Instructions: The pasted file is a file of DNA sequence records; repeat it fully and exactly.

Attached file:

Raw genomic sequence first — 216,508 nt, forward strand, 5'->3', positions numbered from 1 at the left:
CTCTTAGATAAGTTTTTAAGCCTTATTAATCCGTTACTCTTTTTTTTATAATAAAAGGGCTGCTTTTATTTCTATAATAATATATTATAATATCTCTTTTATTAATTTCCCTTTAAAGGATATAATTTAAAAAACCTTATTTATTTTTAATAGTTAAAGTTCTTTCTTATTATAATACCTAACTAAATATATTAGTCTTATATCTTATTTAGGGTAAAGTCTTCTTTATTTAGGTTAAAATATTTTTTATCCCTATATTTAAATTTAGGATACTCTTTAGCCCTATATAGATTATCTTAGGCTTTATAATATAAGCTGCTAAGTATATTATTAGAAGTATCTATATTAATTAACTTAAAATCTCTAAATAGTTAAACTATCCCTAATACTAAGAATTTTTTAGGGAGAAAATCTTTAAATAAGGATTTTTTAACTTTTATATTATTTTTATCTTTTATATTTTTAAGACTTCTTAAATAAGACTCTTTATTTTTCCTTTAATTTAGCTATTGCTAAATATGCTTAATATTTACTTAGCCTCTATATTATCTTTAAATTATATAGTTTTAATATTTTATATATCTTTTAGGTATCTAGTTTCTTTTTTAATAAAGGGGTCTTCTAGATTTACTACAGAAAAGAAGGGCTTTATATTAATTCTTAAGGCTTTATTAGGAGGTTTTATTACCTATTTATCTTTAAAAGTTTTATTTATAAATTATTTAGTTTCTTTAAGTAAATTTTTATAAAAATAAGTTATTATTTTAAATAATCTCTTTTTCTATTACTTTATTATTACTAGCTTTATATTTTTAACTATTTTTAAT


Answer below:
Raw genomic sequence first — 216,508 nt, forward strand, 5'->3', positions numbered from 1 at the left:
CTCTTAGATAAGTTTTTAAGCCTTATTAATCCGTTACTCTTTTTTTTATAATAAAAGGGCTGCTTTTATTTCTATAATAATATATTATAATATCTCTTTTATTAATTTCCCTTTAAAGGATATAATTTAAAAAACCTTATTTATTTTTAATAGTTAAAGTTCTTTCTTATTATAATACCTAACTAAATATATTAGTCTTATATCTTATTTAGGGTAAAGTCTTCTTTATTTAGGTTAAAATATTTTTTATCCCTATATTTAAATTTAGGATACTCTTTAGCCCTATATAGATTATCTTAGGCTTTATAATATAAGCTGCTAAGTATATTATTAGAAGTATCTATATTAATTAACTTAAAATCTCTAAATAGTTAAACTATCCCTAATACTAAGAATTTTTTAGGGAGAAAATCTTTAAATAAGGATTTTTTAACTTTTATATTATTTTTATCTTTTATATTTTTAAGACTTCTTAAATAAGACTCTTTATTTTTCCTTTAATTTAGCTATTGCTAAATATGCTTAATATTTACTTAGCCTCTATATTATCTTTAAATTATATAGTTTTAATATTTTATATATCTTTTAGGTATCTAGTTTCTTTTTTAATAAAGGGGTCTTCTAGATTTACTACAGAAAAGAAGGGCTTTATATTAATTCTTAAGGCTTTATTAGGAGGTTTTATTACCTATTTATCTTTAAAAGTTTTATTTATAAATTATTTAGTTTCTTTAAGTAAATTTTTATAAAAATAAGTTATTATTTTAAATAATCTCTTTTTCTATTACTTTATTATTACTAGCTTTATATTTTTAACTATTTTTAAT